|Carrington Research Extension Center
North Dakota State University
NDSU Extension Service
North Dakota Agricultural Experiment Station
August 12, 1999
Canola swathing has been in progress the last 1 to 3 weeks in south-central North Dakota and combining has begun south of I-94. The following are general points to consider with canola harvest:
Additional canola swathing and harvest details may be obtained in the NDSU Extension Service circular A-1171 'Swathing and harvesting canola'.
FALLOW SYNDROME IN NEXT YEAR'S CORN?
With a significant percentage of cropland not planted this year due to excessive soil moisture, farmers planning to grow corn next year on this year's 'involuntary' fallow ground should be aware of a potential concern called 'fallow syndrome'. The basic problem with fallow syndrome is insufficient soil phosphorus (P) availability for corn grown on fallow ground, even though a soil test may indicate an adequate level present for corn production. Early-season corn growth is delayed and ultimately maturity may be delayed 10 to 15 days, which may result in reduced grain yield and wetter corn.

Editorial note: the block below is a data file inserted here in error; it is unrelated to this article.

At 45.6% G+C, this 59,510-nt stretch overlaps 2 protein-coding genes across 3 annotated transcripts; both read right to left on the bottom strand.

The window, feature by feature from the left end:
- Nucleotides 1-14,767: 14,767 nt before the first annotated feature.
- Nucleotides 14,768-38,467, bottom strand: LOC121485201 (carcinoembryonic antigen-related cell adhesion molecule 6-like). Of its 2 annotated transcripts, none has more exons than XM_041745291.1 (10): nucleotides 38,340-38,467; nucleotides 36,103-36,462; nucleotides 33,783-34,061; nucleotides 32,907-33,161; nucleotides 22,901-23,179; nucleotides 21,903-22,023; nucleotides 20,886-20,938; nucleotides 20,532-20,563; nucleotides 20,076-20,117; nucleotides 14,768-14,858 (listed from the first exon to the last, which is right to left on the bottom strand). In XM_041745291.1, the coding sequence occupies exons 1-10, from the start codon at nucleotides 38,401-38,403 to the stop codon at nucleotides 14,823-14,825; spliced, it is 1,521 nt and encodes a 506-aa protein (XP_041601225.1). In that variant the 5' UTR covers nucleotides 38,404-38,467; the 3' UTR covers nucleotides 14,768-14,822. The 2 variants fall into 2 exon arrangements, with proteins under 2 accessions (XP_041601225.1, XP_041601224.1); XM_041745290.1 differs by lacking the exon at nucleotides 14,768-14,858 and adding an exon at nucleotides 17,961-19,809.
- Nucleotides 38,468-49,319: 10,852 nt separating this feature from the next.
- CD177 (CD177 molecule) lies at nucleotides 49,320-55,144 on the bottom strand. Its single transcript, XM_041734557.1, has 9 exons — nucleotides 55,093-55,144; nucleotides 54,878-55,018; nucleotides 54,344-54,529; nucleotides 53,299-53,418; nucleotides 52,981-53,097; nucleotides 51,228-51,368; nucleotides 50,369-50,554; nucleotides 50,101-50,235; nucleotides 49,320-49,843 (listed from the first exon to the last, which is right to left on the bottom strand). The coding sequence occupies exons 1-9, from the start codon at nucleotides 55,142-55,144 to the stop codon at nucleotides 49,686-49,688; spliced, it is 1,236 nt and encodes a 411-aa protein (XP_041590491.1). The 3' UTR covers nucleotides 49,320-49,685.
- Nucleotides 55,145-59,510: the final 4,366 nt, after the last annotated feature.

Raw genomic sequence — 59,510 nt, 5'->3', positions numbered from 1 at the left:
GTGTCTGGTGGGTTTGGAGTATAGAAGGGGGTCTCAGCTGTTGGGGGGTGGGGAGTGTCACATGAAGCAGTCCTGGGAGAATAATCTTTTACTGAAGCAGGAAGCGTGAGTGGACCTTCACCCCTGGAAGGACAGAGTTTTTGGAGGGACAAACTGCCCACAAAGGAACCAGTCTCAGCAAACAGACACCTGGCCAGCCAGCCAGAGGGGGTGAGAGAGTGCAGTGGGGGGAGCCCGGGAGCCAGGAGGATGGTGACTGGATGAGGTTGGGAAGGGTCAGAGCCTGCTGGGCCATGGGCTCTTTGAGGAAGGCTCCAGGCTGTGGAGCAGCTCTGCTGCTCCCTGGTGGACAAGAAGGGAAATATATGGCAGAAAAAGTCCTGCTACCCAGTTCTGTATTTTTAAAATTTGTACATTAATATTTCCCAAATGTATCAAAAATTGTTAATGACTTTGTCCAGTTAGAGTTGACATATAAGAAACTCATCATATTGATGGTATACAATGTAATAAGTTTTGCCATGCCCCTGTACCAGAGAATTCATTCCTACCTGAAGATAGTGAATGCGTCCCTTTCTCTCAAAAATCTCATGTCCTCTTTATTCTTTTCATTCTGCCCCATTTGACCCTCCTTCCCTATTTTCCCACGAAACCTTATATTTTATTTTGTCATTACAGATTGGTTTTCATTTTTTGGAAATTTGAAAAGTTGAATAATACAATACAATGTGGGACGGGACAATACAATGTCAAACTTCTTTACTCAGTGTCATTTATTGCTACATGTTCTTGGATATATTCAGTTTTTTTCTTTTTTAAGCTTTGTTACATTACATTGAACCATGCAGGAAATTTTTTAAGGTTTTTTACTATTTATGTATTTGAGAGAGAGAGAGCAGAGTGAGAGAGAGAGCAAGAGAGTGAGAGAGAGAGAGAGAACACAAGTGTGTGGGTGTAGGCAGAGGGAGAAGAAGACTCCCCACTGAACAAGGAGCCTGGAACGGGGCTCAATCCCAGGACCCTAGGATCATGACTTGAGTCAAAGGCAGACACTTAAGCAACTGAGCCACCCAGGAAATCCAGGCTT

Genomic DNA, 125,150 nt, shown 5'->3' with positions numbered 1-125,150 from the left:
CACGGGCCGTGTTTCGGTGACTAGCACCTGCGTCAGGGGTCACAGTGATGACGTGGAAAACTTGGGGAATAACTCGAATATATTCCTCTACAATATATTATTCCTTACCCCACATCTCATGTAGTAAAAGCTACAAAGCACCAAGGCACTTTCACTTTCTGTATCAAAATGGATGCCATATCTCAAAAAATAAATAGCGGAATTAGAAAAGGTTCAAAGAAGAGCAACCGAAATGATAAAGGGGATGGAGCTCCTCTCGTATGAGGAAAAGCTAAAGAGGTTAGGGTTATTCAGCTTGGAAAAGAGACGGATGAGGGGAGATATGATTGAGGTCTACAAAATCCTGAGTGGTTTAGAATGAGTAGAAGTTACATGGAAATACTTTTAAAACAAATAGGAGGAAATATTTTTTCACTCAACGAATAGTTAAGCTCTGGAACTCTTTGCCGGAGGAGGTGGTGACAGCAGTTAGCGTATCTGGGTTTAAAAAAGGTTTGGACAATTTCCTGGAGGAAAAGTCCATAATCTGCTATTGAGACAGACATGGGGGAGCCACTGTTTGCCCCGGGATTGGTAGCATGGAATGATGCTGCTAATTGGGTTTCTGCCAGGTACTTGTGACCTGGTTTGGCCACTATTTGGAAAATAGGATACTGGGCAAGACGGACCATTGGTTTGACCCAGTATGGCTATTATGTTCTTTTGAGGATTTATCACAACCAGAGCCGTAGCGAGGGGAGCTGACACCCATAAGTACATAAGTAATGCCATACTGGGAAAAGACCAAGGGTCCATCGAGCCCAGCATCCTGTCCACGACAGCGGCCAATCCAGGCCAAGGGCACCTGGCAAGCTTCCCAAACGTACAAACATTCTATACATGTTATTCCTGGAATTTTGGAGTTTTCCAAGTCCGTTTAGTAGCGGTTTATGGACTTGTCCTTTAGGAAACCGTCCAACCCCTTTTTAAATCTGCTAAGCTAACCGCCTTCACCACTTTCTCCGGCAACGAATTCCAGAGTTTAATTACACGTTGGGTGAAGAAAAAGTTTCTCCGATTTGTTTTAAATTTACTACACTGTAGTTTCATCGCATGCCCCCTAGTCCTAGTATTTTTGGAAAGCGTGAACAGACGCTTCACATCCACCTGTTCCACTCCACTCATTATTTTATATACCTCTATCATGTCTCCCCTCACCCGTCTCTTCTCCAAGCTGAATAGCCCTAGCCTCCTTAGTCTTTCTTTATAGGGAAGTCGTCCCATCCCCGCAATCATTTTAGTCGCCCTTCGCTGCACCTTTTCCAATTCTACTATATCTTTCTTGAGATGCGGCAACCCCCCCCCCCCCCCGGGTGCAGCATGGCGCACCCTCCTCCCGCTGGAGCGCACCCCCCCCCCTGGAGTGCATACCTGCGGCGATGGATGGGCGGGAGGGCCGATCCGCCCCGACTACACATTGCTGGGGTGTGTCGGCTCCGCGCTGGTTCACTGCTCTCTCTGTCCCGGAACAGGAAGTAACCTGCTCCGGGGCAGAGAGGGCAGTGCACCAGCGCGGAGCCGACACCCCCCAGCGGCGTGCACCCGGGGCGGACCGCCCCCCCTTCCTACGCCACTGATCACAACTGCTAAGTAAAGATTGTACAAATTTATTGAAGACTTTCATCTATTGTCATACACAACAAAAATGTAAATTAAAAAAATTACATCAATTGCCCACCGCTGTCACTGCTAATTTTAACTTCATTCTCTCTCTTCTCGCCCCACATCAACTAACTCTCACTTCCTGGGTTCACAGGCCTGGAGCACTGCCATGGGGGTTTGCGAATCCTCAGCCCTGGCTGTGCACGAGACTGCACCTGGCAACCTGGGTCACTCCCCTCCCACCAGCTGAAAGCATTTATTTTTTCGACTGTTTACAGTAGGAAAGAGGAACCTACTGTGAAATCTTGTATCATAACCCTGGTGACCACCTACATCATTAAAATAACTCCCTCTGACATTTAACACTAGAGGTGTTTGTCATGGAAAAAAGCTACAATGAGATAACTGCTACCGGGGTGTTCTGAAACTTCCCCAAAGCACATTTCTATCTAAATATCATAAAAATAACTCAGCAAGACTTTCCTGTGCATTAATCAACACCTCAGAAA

The source of fallow syndrome can be found around the corn root system. Mycorrhizae soil organisms naturally infect or colonize corn roots and obtain necessary nutrients to live. In return, the fungal infection of the corn root system helps the plant increase uptake of P which enhances early root and shoot growth. The problem with fallow preceding corn production is that the mycorrhizae have no living-root host relationship and are believed to go into a resting (spore) stage. The year after fallow, with little mycorrhizal activity or root infection, the ability of corn roots to absorb soil P is reduced.
A general recommendation to minimize or avoid fallow syndrome in corn is a banded placement (2 inches below and 2 inches to the side of the seed) of 20 to 25 pounds of P per acre.
Greg Endres, Area Extension Specialist/Cropping Systems, Email: firstname.lastname@example.org
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